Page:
Security and acceptance are just the beginning; we need mutual trust. Refugees and migrants are part of society, too, and they can be an asset to this country. I know there are also cases where they haven't been. But naming those cases won't help us solve the problem. It's unfair to generalize; after all, not all Germans are followers of Pegida, the anti-immigration protest movement that cropped up last year and has shocked people in this country and around the world.
Trust brings people closer together. Without trust, refugees won't find their place in this country. They will withdraw into ghettos and parallel societies where everyone only keeps to his or her own kind, as some migrants have done before them. They will still be here, but on the inside they will be logging out of Germany.
To help them find trust, who's better equipped than migrants who already live here? That's why you need to put more trust in them too. As people who know the refugees' languages and backgrounds, they're predestined bridge builders.
"The thing with selfies is, the distance [to the subject] is a little smaller than with normal photos." Your words, Ms. Merkel. Here are mine: The thing with "well integrated" migrants is, the distance between them and refugees is a little smaller than with ethnic Germans.
It's also important to mention here that the refugees have to learn to trust the German state and Germany's justice system. Many have had bad experiences in their home countries with the powers that be; for them, the concept of an independent judiciary is unfamiliar. Not that everything in Germany is perfect, but we have to replace fear "of the system" with trust.
Security, acceptance and trust are critical. But people need more than that to lead an existence that can be called human. People need to have the sense that they are free. People want to find answers to the questions: Who am I? What do I want?
The people we're now calling refugees will ask themselves these questions. It's important that the answers they receive not be dictated by the fact that they come from other countries.
Freedom means being able to determine one's own role in society. Feeling "German" is a matter of personal choice, one that's up to individuals to decide for themselves. Of course, accepting German laws, values and rules is a must. But the question of identity doesn't end there. Throughout our lives, we all carry with us the culture we grew up in. Someone who leaves Syria for Germany won't all of a sudden stop feeling Syrian.
That won't mean the disappearance of German identity (whatever that is). After all, there's no such thing as ONE identity; it's always a mix. The realm of identity should be a space in which we have full freedom of expression. That's why there shouldn't be laws forcing people to choose one citizenship over another, as there are in Germany. Multifaceted identities are an asset. Forcing people into "either/or" scenarios doesn't do justice to who they are - and it wastes a lot of potential.
And then there's religion. Ms. Merkel, you must ensure refugees have the freedom to practice their religions, so long as their practices don't break Germany's basic law. Religion is a private matter. No one should have to hide who they are because of someone else, or be governed by fear. No one should tell others how they ought to look or what sort of people they ought to be.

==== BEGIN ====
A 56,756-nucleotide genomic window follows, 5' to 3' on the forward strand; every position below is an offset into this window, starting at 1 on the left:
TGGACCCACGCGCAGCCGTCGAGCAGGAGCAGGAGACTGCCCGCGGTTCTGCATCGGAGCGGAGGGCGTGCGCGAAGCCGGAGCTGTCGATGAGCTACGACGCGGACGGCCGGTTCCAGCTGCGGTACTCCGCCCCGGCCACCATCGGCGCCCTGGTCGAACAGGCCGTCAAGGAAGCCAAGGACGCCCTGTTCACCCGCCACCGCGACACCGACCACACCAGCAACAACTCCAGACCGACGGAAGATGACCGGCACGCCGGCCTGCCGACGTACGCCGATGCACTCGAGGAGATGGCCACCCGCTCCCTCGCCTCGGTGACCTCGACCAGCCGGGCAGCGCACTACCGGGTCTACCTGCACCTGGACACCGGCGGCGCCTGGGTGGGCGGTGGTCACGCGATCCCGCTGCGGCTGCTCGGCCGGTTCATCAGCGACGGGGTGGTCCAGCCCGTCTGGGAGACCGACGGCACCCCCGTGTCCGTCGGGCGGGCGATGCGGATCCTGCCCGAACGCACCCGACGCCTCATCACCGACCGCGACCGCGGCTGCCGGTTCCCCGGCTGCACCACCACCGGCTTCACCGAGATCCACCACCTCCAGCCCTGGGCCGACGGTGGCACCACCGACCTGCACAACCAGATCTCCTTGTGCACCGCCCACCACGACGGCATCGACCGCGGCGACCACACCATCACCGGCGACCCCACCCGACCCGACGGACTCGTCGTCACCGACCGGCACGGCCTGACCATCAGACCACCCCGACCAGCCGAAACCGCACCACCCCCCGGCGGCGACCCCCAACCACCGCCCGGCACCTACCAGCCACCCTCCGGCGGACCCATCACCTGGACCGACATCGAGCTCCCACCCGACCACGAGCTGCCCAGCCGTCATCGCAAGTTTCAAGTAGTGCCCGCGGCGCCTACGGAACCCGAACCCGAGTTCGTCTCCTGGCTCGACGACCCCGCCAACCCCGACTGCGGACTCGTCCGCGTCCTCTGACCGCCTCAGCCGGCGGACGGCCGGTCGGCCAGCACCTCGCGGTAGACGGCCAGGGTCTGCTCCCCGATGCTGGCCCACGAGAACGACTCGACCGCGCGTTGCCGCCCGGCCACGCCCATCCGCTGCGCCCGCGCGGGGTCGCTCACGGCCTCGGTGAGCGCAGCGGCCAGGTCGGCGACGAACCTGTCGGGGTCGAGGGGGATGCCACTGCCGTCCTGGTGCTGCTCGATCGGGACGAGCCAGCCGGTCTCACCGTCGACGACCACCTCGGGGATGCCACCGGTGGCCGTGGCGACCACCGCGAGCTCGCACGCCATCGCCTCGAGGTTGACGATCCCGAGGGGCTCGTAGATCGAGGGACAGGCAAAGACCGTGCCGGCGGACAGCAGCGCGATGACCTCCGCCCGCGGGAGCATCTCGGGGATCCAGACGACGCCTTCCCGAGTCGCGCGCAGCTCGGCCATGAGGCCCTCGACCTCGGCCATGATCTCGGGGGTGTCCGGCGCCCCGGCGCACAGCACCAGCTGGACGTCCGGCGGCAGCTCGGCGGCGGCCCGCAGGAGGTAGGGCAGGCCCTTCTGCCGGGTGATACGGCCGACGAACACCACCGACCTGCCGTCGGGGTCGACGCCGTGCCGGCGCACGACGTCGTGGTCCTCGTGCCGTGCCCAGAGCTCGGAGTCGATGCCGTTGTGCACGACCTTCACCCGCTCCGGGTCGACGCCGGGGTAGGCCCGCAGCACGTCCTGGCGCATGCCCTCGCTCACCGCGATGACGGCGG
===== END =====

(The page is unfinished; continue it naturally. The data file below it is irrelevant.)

Many refugees will spend years searching for a new place to call home. Whether in Gießen, Hamburg or Rosenheim, they'll ask themselves at times: If peace returns to my old home country, should I stay in Germany or go back? This has nothing to do with them not feeling at home here or having problems "being German." It's the feeling of spending one's life torn between countries. On the one hand, they will never feel 100 percent German. But on the other, they will never be fully accepted in their old homelands, because they're the ones who left. Home for them will be the place where they live, love and feel understood. I know very well what it's like to feel torn between places. Initially I came to Germany just to study. I didn't expect it to become my home but it has, because I feel security, acceptance and the trust of those around me. I feel like I'm a part of Germany - and I'm rocking it.
When you feel at home in a society, you can put up with more; the occasional off-color remark doesn't call your whole existence into question. But feeling at home requires a certain confidence and the certainty of belonging. And people who've made it this far want to belong here - I know they do - even if their German grammar isn't perfect yet, and even if they hold to certain traditions that are foreign to most Germans.
Lately I've been enjoying watching Germany's national football team. What's cool about them is the mix. It's what makes our society special, too. German football offers a model of how integration can function. A lot of people can identify with it - and it's going pretty well: we're even the reigning world champions! So, Ms. Merkel and my fellow Germans: We can do this!
Jaafar Abdul-Karim, 33, is the host and lead editor of the Arabic-language youth show "ShababTalk" on Deutsche Welle. With its critical take on issues facing society, the show reaches an audience of millions in North Africa, the Middle East and the Gulf region.
Jaafar Abdul-Karim's parents are from Lebanon, though he was born in Liberia and grew up there and in Switzerland. He went to university in Dresden, Lyon, London and Berlin, where he lives today.
His column for the online portal German weekly Die Zeit is called "Jaafar, shu fi?" which is Arabic for "What's up, Jaafar?"